All the Pretty Little Horses

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"All the Pretty Little Horses" (also known as "Hush-a-bye") is a traditional lullaby from the United States. It has inspired dozens of recordings and adaptations, as well as the title of Cormac McCarthy's 1992 novel All the Pretty Horses.


The origin of this song is not fully known. The song is commonly thought to be of African-American origin.[citation needed]

The author Lyn Ellen Lacy is often quoted as the primary source for the theory that suggests the song was "originally sung by an African American slave who could not take care of her baby because she was too busy taking care of her master's child. She would sing this song to her master's child".[1] However, Lacy's book Art and Design in Children's Books is not an authority on the heritage of traditional American folk songs, but rather a commentary on the art and design in children's literature. Still, some versions of "All the Pretty Little Horses" contain added lyrics that make this theory a possibility.

One such version of "All the Pretty Little Horses" is provided in Alan Lomax's book American Ballads and Folksongs, though he makes no claim of the song's African-American origins. "Way down yonder, In de medder, There's a po' lil lambie, De bees an' de butterflies, Peckin' out its eyes, De po' lil lambie cried, "Mammy!""[2] Another version contains the lyrics "Buzzards and flies, Picking out its eyes, Pore little baby crying".[3] The theory would suggest that the lyrics "po' lil lambie cried, "Mammy"" is in reference to the slaves who were often separated from their own families in order to serve their owners. However, this verse is very different from the rest of the lullaby, suggesting that the verse may have been added later or has a different origin than the rest of the song. The verse also appears in the song "Ole Cow" and older versions of the song "Black Sheep, Black Sheep".[3]


The best-known versions of the song are written from the perspective of the mother or caretaker singing a baby to sleep. The singer is promising the child that when he or she awakes the child "shall have all the pretty little horses."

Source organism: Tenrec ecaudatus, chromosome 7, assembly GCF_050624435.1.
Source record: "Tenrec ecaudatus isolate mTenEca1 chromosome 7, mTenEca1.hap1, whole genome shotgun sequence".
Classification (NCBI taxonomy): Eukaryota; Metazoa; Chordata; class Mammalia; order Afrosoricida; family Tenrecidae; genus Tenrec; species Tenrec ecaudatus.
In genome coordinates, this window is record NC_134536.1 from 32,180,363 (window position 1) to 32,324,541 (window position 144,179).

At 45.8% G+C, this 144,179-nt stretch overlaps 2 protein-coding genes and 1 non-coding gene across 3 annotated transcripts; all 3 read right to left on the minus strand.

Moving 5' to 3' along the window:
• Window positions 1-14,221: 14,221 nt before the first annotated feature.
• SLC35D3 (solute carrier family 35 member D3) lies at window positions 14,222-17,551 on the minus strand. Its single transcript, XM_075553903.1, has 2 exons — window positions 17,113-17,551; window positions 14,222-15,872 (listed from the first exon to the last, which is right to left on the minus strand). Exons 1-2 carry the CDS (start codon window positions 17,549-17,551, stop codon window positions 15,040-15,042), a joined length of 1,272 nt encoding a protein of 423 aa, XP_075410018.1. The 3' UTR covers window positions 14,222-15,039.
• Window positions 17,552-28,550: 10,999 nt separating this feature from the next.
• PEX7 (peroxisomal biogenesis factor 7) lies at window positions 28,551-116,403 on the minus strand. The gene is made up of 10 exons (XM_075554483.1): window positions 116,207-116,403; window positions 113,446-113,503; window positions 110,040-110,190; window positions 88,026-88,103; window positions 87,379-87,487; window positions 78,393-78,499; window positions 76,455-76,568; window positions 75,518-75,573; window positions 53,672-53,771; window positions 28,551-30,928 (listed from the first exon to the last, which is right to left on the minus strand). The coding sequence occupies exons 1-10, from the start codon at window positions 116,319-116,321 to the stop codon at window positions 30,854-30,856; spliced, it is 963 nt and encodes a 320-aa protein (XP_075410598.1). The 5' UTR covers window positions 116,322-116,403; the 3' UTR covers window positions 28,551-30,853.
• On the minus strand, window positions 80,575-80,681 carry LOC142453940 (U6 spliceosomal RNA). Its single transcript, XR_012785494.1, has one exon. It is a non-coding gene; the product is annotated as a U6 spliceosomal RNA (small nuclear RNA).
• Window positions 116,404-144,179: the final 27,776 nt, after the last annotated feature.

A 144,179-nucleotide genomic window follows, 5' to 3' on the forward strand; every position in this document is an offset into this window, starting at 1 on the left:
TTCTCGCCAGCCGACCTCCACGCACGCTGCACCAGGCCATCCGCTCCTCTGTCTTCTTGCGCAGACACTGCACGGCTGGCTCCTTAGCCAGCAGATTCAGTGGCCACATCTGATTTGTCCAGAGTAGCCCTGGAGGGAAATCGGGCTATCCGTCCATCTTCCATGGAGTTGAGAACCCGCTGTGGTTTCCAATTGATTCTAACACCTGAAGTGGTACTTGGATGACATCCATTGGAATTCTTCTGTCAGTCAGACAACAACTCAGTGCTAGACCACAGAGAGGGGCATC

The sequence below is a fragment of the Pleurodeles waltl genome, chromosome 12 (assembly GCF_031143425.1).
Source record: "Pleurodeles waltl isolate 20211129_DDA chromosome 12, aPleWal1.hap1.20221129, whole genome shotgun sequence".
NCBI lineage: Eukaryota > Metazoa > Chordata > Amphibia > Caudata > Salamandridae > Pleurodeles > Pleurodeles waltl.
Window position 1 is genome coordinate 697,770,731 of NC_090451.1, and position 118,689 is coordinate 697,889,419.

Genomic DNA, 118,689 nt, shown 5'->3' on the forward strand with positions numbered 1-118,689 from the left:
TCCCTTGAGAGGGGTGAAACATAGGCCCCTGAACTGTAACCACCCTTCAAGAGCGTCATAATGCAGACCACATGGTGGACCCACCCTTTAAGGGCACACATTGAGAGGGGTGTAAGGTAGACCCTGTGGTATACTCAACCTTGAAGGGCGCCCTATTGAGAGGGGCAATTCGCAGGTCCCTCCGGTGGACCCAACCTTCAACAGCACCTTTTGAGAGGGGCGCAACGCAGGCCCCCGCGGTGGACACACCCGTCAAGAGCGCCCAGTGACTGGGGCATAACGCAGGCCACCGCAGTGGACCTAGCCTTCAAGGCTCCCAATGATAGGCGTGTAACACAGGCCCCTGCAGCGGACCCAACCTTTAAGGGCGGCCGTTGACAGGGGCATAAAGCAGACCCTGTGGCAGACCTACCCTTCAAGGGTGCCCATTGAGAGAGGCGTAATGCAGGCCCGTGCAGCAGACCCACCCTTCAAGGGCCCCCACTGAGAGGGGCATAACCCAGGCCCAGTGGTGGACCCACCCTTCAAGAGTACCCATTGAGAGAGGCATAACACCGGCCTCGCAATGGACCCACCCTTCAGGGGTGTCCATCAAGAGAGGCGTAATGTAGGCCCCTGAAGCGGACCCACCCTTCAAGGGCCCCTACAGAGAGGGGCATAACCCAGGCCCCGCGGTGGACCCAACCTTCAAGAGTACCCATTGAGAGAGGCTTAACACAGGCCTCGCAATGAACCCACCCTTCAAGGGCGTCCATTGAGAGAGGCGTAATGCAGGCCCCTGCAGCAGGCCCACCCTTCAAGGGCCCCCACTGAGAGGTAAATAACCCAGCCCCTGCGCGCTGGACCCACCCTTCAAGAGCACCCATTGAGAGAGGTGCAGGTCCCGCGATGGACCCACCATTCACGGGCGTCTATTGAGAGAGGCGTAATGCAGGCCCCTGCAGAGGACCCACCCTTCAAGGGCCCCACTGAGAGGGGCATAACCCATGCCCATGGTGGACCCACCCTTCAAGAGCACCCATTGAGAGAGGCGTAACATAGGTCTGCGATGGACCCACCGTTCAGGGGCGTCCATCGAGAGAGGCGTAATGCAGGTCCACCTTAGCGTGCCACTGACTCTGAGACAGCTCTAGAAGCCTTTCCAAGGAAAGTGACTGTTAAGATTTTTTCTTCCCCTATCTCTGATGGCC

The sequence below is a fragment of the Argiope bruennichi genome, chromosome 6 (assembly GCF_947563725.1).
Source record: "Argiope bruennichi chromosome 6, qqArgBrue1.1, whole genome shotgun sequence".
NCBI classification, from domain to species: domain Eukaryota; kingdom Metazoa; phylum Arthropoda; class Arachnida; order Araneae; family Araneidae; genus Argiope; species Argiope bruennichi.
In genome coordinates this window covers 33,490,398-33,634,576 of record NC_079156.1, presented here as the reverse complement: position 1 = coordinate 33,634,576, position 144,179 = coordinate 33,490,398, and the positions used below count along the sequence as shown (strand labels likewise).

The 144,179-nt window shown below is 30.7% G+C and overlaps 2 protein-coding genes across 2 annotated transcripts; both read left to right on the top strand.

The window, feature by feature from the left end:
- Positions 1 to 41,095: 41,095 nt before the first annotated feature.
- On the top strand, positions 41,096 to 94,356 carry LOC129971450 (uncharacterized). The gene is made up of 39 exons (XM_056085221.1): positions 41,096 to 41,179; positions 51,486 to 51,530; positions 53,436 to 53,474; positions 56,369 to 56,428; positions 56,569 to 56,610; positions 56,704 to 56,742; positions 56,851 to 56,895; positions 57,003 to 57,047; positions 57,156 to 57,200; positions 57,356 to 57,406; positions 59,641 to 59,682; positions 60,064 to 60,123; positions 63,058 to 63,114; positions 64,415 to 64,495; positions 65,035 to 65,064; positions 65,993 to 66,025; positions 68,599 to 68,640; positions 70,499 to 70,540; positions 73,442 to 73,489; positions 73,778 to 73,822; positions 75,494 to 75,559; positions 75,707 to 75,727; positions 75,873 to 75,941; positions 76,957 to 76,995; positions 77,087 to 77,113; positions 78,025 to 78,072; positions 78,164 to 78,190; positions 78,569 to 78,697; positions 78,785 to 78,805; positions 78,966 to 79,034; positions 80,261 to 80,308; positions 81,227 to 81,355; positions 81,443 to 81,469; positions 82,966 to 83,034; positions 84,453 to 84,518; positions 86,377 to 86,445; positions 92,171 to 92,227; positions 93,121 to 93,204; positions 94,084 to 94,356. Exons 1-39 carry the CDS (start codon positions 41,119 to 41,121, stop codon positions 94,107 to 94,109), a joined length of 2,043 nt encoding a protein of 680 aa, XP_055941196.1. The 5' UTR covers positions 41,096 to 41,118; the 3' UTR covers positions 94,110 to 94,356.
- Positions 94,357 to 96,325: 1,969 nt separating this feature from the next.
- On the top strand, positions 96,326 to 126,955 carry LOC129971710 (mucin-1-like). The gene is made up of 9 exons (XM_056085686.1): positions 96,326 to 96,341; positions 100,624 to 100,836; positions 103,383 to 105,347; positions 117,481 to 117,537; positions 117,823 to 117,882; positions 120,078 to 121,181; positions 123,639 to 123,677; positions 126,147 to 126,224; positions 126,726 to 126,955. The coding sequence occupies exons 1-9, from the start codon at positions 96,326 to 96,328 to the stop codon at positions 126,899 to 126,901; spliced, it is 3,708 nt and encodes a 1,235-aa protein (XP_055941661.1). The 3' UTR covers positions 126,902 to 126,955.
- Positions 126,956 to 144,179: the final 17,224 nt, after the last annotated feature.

There is an extra verse that appears in some versions of the song. The added lyrics appear to be from the perspective of an African-American caretaker who is singing about how her own baby, her "lambie", is not being cared for due to her care of her charge.[1] The origin of this verse cannot be known since the refrain also appears in the folksongs "Ole Cow" and "Black Sheep, Black Sheep".[3]


Dorothy Scarborough, 1925[edit]

Hush you bye, Don't you cry,
Go to sleep, little baby.
when you wake,
You shall have,
all the pretty little horses.
Blacks and Bays,
dapples and grays,
All the pretty little horses.
Hush-a-by, Don't you cry,
Go to sleep, my little baby.[3]

Additional verse (included in some versions)[edit]

Way down yonder
In the meadow
Poor little baby crying momma
Birds and the butterflies
Flutter 'round his eyes
Poor little baby crying momma"[2]

Popular version[edit]

Hush-a-bye, Don't you cry
Go to sleep, my little baby
When you wake, you shall have
All the pretty little horses
Dapples and grays, blacks and bays
All the pretty little horses
Hush-a-bye, Don't you cry
Go to sleep little baby
When you wake, you shall have
All the pretty little horses
Dapples and grays, blacks and bays
All the pretty little horses

Musical and literary adaptations[edit]

"All the Pretty Little Horses" has inspired a variety of recordings (both direct performances of the known lyrics and adaptations thereof). Some of the singers who have recorded adaptations of "All the Pretty Little Horses" include (but are not limited to):

It has also inspired several pieces of literature, including Cormac McCarthy's award-winning novel in 1992 (All the Pretty Horses), a young adult short story in the 1998 Here There Be Ghosts collection by Jane Yolen and David Wilgus, as well as Lisa Saport's 1999 children's picture book adaptation (All the Pretty Little Horses: A Traditional Lullaby). Additionally, it is sung by Viv in Ken Kesey's novel Sometimes a Great Notion.


  1. ^ a b Lacy, Lyn Ellen. Art and Design in Children's Picture Books: An Analysis of Caldecott Award-Winning Illustrations. Chicago: American Library Association, 1986. (p. 76)
  2. ^ a b Lomax, Alan. American Ballads and Folksongs. Mineola: Dover Publishing, 1994. (p. 304-305)
  3. ^ a b c d Scarborough, Dorothy. On the Trail of Negro Folk-Songs. Cambridge: Harvard University Press, 1925. (p. 145-148)
  4. ^


  • Engle, Robert B. Waltz and David G. The Ballad Index 2011 (accessed July 19, 2012)
  • Lomax, John, and Alan Lomax. "All The Pretty Little Horses". New York City: Ludlow Music Inc., 1934.

External links[edit]